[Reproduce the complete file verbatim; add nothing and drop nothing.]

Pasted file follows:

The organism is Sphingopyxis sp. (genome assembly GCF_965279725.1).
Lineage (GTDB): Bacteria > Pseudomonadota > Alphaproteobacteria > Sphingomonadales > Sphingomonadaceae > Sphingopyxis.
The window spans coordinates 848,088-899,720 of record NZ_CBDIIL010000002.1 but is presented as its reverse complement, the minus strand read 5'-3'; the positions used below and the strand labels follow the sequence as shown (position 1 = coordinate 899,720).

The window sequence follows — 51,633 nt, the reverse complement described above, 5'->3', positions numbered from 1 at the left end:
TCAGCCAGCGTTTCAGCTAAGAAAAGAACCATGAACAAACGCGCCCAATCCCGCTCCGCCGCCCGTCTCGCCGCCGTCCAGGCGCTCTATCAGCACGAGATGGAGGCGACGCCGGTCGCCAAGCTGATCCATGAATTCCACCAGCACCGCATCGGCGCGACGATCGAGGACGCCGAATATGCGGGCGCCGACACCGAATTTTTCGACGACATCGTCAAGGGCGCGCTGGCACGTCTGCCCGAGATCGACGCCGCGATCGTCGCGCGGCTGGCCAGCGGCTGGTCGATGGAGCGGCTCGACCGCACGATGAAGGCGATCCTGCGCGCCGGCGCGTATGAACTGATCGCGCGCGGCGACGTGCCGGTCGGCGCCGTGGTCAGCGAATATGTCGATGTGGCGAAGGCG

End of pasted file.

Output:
The organism is Sphingopyxis sp. (genome assembly GCF_965279725.1).
Lineage (GTDB): Bacteria > Pseudomonadota > Alphaproteobacteria > Sphingomonadales > Sphingomonadaceae > Sphingopyxis.
The window spans coordinates 848,088-899,720 of record NZ_CBDIIL010000002.1 but is presented as its reverse complement, the minus strand read 5'-3'; the positions used below and the strand labels follow the sequence as shown (position 1 = coordinate 899,720).

The window sequence follows — 51,633 nt, the reverse complement described above, 5'->3', positions numbered from 1 at the left end:
TCAGCCAGCGTTTCAGCTAAGAAAAGAACCATGAACAAACGCGCCCAATCCCGCTCCGCCGCCCGTCTCGCCGCCGTCCAGGCGCTCTATCAGCACGAGATGGAGGCGACGCCGGTCGCCAAGCTGATCCATGAATTCCACCAGCACCGCATCGGCGCGACGATCGAGGACGCCGAATATGCGGGCGCCGACACCGAATTTTTCGACGACATCGTCAAGGGCGCGCTGGCACGTCTGCCCGAGATCGACGCCGCGATCGTCGCGCGGCTGGCCAGCGGCTGGTCGATGGAGCGGCTCGACCGCACGATGAAGGCGATCCTGCGCGCCGGCGCGTATGAACTGATCGCGCGCGGCGACGTGCCGGTCGGCGCCGTGGTCAGCGAATATGTCGATGTGGCGAAGGCG